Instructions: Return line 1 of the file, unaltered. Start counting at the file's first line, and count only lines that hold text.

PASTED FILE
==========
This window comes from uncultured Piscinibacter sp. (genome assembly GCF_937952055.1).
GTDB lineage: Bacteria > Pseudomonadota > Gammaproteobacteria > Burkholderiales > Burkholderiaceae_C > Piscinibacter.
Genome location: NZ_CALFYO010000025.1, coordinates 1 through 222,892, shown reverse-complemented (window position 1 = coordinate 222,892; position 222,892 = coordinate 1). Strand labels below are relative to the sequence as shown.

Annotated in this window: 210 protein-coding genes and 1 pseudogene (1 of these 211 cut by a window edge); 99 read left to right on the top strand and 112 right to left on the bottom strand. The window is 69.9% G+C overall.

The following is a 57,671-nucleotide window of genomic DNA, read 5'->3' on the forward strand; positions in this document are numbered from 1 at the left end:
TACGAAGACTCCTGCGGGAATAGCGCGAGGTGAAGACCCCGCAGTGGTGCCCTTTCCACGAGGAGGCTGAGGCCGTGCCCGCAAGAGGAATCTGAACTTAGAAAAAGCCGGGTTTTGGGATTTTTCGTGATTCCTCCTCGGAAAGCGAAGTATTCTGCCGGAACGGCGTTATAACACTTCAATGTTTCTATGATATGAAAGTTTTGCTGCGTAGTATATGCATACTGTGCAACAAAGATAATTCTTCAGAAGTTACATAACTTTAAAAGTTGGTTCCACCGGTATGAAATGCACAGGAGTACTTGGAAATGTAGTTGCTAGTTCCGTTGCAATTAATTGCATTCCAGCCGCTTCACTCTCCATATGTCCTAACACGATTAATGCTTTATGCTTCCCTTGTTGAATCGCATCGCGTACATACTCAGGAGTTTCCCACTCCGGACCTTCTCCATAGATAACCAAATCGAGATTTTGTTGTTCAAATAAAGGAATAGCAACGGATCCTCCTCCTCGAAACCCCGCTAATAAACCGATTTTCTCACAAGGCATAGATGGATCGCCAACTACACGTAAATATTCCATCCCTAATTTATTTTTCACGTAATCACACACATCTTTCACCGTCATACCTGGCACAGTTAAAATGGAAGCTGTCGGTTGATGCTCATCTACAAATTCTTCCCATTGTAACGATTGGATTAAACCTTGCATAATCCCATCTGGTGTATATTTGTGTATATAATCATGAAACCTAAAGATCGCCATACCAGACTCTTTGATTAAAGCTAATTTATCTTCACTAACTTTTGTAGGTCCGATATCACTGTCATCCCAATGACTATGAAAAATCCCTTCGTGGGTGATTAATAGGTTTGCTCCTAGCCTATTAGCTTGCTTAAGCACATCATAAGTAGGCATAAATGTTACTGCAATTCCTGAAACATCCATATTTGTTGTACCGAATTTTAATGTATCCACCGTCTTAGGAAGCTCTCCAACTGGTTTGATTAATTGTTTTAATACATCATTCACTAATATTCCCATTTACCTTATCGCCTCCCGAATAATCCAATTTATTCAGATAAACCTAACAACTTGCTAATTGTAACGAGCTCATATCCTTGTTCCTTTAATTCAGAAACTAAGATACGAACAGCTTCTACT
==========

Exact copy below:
This window comes from uncultured Piscinibacter sp. (genome assembly GCF_937952055.1).